- If it appears that the company may not meet the targets or have the relevant data, ensure it can provide clear and meaningful explanations why and consider reviewing the effectiveness of existing board succession and recruitment plans.
- Identify any legal restrictions which may prevent collection or publication of the required data.
FCA abandons technical note on mix-and-match schemes of arrangement
Also in Primary Market Bulletin 44, the Financial Conduct Authority (FCA) has confirmed that it will not be proceeding with the Technical Note TN/606.1 it previously proposed in Primary Market Bulletin 30.
Through that note, the FCA had proposed to formalise its view that, where a takeover is structured as a scheme of arrangement and the target company’s shareholders are given a choice to accept either cash or securities issued by the bidder in exchange for their shares in the target company (a so-called “mix and match facility”), there is an offer and the bidder must publish a prospectus.
For more information on Primary Market Bulletin 30, see our previous Corporate Law Update.
The FCA has not changed its view on the matter. However, it recognises that this is ultimately a question of law for the courts and that, in any case, under proposed reforms to the UK’s prospectus regime, no issue of securities under a scheme of arrangement would amount to a public offer.
For more information on the proposed reforms to the UK’s prospectus regime, see our separate in-depth article.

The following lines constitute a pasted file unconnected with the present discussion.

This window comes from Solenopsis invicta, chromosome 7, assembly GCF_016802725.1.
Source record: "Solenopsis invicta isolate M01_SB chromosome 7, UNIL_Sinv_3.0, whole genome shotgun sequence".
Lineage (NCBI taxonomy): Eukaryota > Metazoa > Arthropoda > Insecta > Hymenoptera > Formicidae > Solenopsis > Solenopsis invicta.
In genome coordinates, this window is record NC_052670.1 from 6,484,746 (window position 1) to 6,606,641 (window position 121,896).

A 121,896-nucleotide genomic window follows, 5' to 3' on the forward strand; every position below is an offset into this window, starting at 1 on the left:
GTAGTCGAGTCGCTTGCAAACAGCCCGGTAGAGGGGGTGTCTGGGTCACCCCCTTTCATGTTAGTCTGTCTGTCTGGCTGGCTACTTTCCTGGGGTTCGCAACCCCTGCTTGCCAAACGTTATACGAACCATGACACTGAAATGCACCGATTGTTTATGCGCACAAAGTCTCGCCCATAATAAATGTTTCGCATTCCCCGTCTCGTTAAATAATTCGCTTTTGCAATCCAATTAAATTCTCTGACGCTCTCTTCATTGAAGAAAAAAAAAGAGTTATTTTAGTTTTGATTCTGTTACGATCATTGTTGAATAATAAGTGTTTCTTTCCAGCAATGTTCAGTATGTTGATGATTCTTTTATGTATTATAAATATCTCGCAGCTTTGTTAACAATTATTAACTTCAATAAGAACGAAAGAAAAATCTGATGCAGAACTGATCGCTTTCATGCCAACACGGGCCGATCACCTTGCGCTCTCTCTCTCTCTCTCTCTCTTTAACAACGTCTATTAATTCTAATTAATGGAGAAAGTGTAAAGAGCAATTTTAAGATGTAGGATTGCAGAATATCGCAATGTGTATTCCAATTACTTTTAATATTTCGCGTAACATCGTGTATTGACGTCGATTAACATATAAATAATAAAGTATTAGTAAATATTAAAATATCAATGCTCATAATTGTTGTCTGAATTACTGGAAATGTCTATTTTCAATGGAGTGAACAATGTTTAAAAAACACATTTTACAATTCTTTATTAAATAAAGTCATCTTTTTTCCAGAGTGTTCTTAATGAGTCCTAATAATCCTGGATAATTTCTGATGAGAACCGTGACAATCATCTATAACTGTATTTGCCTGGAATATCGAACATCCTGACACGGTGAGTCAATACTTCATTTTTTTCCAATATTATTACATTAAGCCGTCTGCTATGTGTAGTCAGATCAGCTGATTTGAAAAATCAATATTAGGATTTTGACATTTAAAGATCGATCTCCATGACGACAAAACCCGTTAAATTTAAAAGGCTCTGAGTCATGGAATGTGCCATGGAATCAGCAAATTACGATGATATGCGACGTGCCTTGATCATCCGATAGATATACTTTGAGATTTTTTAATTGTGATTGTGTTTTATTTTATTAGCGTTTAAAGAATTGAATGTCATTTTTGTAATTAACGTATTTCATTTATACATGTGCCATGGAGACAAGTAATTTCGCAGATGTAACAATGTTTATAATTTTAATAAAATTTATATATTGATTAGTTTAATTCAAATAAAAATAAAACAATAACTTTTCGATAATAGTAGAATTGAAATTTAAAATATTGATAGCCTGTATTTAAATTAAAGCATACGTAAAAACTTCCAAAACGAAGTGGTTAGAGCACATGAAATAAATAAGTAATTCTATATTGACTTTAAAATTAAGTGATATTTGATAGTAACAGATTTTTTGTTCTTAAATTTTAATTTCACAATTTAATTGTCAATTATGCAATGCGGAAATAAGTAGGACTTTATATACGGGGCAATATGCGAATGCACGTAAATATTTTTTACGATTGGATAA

In light of this, the FCA is not proceeding with its proposed Technical Note TN/606.1 at this time.
New regulations published to allow disclosure of overseas entity ownership information
New regulations have been published that extend the range of entities to which Companies House may disclose information contained on the UK’s Register of Overseas Entities (ROE).
Under the ROE regime, non-UK companies that hold certain interests in UK land are required to register with Companies House and provide details of their beneficial owners. In some cases, the entity must also provide details of its managing officers and of any trusts sitting within its ownership structure.
Currently, Companies House does not make an individual’s residential address or full date of birth publicly available. Similarly, Companies House does not make information on trusts available to the public and is currently able to provide that information only to HM Revenue & Customs.
Under the new regulations, Companies House will be able to provide residential address, full date of birth and trust information to a wider range of authorities.
As well as law enforcement authorities and security services, the list includes various regulators and government authorities, such as the Competition and Markets Authority (CMA), the Financial Conduct Authority (FCA), the Health and Safety Executive, the Information Commissioner’s Office (ICO), the Pensions Regulator, the Prudential Regulation Authority (PRA) and the Takeover Panel.
The list also includes any UK local authority or an insolvency practitioner.
The list is similar to the list of authorities to which Companies House is permitted to disclose sensitive information on persons with significant control and company directors.
The new provisions come into effect on 11 April 2023.